SIMON: You just spoke to the European Council on Foreign Relations and touched on what you see as what could be the impact of this war and urge Western countries to begin to plan, I guess, for what amounts to geopolitical consequences. You are very familiar in that realm. Help us understand what you sketched out for people.

MILIBAND: Yeah, the title of my speech at the European Council on Foreign Relations was "United West, Divided World," question mark. And there has been remarkable unity of action facilitated by the Biden administration, with European nations standing tall and standing up in a very strong way both on the economic front as well as the military front. But the global situation is that more than half the world's population have leaders who've refused to condemn the Russian invasion - democracies like Brazil, democracies like India. And I think it's very important that while we can't yet know how the war will end, we need to understand that the geopolitical consequences are severe and call for organizations like the Group of Seven leading industrialized democracies that are meeting next month to establish a different kind of framing for the way in which this war is understood. And my own view is that it needs to be understood in the framing of law versus impunity, law versus anarchy, and it needs to be followed up with consistency and strategy from the liberal democratic world in a way that builds a much more inclusive coalition to defend the rule of law from the kind of flagrant attempts to undermine it that we've seen recently.

SIMON: Do you have any concern, Mr. Miliband, that the IRC and other international assistance groups will be able to maintain the degree of support and conscientious support, given what could be the length of this engagement?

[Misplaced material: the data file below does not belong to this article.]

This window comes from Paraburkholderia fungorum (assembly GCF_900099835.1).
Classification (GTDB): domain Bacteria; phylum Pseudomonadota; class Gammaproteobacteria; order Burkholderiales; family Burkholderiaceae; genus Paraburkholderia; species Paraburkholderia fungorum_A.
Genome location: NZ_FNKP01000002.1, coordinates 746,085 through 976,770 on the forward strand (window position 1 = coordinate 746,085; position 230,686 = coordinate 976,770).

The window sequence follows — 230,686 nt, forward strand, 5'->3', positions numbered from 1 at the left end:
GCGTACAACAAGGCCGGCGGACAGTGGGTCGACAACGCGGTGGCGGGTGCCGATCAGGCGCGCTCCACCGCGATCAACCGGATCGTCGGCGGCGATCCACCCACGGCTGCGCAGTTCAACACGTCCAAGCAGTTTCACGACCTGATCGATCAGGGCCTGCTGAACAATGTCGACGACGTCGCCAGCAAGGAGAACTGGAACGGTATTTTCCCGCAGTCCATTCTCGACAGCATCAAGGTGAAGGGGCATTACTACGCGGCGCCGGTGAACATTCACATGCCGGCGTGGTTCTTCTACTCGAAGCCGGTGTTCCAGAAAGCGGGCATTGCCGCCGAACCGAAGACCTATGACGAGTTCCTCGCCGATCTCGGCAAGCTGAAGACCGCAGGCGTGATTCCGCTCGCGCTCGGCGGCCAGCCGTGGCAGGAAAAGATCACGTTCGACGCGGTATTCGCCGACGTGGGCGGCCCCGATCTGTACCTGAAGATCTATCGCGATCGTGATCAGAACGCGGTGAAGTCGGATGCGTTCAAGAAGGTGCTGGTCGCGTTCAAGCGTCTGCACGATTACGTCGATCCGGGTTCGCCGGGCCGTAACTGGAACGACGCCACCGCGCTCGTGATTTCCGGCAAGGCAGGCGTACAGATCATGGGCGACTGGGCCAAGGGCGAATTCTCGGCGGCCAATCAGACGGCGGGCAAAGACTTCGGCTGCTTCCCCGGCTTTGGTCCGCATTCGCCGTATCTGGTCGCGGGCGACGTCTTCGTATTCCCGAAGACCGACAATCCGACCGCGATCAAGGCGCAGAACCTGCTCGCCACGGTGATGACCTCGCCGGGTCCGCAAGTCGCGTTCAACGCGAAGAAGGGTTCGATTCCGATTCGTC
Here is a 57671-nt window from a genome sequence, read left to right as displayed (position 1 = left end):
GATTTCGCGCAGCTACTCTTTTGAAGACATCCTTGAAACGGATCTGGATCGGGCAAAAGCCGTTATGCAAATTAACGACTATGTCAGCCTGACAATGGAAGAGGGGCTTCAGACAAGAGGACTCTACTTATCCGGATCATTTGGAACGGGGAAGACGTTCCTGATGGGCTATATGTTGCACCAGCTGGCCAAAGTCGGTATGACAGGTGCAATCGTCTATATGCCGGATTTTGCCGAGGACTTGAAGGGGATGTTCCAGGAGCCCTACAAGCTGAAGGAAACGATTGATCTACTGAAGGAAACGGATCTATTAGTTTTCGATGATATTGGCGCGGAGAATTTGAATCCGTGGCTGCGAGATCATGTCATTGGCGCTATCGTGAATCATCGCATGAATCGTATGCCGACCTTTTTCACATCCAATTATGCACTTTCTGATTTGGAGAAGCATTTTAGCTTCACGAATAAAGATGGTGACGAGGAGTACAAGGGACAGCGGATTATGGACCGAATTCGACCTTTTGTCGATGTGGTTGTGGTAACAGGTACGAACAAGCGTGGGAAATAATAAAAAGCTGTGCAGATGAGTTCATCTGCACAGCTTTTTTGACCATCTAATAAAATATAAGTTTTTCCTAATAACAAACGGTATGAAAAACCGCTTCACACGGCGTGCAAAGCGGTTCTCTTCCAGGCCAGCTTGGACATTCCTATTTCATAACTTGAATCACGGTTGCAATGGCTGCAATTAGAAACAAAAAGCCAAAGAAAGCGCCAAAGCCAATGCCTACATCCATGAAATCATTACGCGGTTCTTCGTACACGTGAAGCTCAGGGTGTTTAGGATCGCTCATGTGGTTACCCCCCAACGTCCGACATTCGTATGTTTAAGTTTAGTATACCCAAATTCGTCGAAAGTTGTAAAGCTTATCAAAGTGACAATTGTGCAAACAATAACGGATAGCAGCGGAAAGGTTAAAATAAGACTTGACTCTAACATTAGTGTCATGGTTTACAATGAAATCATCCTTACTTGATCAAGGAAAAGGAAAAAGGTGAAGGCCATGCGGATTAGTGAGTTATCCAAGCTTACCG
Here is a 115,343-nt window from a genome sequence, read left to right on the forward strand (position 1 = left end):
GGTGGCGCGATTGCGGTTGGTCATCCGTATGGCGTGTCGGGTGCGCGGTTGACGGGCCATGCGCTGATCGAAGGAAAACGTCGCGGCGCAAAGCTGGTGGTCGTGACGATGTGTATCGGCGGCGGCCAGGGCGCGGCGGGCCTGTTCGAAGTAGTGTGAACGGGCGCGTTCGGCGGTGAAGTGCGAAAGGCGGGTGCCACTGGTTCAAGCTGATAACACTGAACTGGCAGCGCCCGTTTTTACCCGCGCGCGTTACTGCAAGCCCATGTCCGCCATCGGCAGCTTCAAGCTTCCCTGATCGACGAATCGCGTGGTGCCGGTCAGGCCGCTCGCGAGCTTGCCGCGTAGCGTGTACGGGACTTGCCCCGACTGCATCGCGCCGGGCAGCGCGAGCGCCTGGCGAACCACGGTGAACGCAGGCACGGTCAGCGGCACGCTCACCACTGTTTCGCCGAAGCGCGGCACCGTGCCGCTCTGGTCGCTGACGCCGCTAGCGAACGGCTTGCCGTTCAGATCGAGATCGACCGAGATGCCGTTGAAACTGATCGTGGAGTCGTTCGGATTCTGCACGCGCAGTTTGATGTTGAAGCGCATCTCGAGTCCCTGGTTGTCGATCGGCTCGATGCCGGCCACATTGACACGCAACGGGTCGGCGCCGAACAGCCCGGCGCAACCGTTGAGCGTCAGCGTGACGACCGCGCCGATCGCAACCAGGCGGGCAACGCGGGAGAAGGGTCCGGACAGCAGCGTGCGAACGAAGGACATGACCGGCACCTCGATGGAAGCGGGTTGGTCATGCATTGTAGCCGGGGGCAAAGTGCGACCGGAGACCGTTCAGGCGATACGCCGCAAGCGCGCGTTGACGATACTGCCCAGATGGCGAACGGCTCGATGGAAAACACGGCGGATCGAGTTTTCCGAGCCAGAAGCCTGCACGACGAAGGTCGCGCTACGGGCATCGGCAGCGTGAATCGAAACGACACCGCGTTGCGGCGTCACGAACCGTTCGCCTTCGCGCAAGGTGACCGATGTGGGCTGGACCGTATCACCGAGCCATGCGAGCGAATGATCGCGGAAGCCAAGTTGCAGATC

MILIBAND: Well, the outpouring of support for Ukrainians has been overwhelmingly strong. But I do have real fears both about the sustenance of that support and about the fact that Ukraine isn't the only crisis in the world today. Afghanistan, Syria, Ethiopia - those other crises provide a real challenge to international humanitarian aid groups. And one of the very important things the International Rescue Committee can do to help combat the sense that somehow there's a hypocrisy in the West, that we're only concerned about people in Europe or who are under siege, is to make sure that our programs in Ethiopia and in Syria and in Afghanistan are sustained while we tool up for a massive effort in Ukraine, and we're determined to do that.

SIMON: David Miliband is CEO and president of the International Rescue Committee, speaking from Brussels. Thanks so much for being with us.

MILIBAND: Thanks very much, Scott. Transcript provided by NPR, Copyright NPR.

Scott Simon is one of America's most admired writers and broadcasters. He is the host of Weekend Edition Saturday and is one of the hosts of NPR's morning news podcast Up First. He has reported from all fifty states, five continents, and ten wars, from El Salvador to Sarajevo to Afghanistan and Iraq. His books have chronicled character and characters, in war and peace, sports and art, tragedy and comedy.